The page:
On this absolutely key issue of risk, this comment from a reader raises an interesting point when considering the vexed issue of the 'sifting' criteria when deciding if staff go one way or another:-
Which, in effect says: lets look at who managed the most high risk and MAPPA cases on a particular day (say 30th September this year). Now lets give them some points. High Risk, Mappa = lots of points, Medium Risk = not so many points, Low risk = no points (oh to make it fair = very few points). Now we'll add up all the points and if you score lots of points we'll have you in the NPS if you score not many points we'll abandon you to the CRC.
That is what the shifting criteria means.

But - if you are half decent at your work you'll have put the controls in place to make sure the high risker is provided with the opportunity not to be an imminent danger to your community and can therefore be managed as a medium risk offender (sorry, client). Therefore, if you are half decent at your job, you'll score fewer points than colleagues who are more risk averse.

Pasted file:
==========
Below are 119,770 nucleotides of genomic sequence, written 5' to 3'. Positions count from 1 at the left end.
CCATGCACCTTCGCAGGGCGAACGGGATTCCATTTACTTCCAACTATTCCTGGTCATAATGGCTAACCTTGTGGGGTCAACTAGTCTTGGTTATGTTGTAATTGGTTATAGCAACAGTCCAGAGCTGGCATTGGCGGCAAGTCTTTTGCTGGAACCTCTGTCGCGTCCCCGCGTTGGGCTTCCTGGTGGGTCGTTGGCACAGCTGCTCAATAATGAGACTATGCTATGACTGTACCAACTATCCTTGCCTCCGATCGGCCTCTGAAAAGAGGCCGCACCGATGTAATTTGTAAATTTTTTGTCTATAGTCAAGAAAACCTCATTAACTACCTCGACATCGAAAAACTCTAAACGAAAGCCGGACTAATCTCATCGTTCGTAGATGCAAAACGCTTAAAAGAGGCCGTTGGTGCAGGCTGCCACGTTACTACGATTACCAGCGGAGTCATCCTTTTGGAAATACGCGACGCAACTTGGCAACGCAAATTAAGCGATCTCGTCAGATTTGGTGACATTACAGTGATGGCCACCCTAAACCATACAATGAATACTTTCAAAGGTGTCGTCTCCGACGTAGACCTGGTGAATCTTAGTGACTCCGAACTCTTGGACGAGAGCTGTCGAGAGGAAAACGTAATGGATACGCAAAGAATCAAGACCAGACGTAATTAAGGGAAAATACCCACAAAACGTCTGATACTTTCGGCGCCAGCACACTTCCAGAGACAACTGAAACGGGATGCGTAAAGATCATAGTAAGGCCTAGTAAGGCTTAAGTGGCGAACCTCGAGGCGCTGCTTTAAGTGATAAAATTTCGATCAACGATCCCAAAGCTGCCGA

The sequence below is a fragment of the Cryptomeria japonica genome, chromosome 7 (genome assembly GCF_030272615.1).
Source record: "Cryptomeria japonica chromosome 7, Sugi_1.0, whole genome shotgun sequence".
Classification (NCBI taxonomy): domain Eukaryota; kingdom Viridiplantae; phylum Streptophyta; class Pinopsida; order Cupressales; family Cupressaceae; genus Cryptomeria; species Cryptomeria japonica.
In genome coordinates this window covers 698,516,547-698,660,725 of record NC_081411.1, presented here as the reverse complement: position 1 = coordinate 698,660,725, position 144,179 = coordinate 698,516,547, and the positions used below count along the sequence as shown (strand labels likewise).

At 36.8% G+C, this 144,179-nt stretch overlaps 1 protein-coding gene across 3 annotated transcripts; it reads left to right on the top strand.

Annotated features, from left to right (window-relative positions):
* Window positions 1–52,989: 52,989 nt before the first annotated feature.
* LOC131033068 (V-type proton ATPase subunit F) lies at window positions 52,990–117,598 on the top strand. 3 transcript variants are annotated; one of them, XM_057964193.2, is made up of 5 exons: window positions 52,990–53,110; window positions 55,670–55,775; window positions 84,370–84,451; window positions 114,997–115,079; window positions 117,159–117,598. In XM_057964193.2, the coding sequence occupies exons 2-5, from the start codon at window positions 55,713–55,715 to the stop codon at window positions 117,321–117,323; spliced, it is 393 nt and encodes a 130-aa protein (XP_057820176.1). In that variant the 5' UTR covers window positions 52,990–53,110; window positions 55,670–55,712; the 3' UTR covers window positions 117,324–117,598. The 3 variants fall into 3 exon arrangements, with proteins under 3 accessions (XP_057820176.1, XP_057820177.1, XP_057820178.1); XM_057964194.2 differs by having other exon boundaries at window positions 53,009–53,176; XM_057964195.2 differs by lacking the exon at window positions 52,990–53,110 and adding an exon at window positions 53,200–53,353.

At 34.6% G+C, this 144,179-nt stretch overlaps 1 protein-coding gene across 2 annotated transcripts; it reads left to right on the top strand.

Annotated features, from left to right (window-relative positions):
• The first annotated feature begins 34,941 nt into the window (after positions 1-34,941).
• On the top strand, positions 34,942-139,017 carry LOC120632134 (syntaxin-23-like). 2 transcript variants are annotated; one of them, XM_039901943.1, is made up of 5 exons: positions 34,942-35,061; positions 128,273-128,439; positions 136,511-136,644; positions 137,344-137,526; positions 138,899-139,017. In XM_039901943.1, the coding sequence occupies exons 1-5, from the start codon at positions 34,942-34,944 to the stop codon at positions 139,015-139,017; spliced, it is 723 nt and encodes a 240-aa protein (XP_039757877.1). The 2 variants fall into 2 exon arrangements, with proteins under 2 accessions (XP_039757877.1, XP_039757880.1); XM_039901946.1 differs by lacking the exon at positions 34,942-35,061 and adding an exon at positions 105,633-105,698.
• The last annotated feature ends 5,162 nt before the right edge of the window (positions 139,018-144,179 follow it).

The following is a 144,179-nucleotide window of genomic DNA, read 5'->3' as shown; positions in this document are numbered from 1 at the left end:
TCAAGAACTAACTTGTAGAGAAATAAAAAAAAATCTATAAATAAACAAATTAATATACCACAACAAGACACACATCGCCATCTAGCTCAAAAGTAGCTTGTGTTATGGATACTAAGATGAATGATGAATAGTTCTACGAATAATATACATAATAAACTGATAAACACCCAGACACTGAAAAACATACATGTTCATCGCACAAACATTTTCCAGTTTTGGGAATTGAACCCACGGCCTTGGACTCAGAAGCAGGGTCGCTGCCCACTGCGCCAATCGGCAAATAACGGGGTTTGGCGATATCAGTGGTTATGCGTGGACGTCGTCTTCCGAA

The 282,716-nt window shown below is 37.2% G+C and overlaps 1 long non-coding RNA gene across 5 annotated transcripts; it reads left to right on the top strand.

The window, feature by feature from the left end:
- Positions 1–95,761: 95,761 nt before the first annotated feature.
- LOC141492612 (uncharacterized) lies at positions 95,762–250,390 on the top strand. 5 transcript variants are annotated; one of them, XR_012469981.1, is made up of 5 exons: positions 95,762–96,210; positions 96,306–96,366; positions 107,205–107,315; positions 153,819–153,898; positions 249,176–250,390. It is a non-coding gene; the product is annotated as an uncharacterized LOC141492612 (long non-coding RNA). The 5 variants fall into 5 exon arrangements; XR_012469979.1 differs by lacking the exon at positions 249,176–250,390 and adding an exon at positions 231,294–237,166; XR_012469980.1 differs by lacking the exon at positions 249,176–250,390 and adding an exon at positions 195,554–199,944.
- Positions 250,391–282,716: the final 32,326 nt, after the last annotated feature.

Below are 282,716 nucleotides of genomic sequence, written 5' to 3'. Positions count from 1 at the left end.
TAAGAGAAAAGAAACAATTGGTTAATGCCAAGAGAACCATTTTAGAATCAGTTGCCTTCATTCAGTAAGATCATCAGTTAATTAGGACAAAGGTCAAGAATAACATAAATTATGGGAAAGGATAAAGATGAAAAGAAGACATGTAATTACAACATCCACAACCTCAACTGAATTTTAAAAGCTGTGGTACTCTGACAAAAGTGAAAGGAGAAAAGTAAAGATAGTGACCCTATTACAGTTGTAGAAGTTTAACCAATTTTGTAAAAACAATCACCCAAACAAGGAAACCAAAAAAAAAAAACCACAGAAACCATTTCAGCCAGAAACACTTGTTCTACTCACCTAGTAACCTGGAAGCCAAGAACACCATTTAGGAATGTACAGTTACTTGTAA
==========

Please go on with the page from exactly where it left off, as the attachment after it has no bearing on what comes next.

I wonder if they realise that when they divide the caseload on 31st March next year loads of medium risk offenders (who are actually high risk offenders that were being managed by a public service who had good in mind rather than profit) are actually high risk clients who will morph into high risk offenders and start to cause damage (from which recovery is unlikely).

Finally, here's a thought for those companies and outfits currently refining their bids for probation work. When it all goes wrong, as indeed it will, you will have to consider how you manage the inevitable damage to your reputation. Russell Webster has handily flagged-up a 'Webinar' on 15th November that might offer some help from experts in the field:-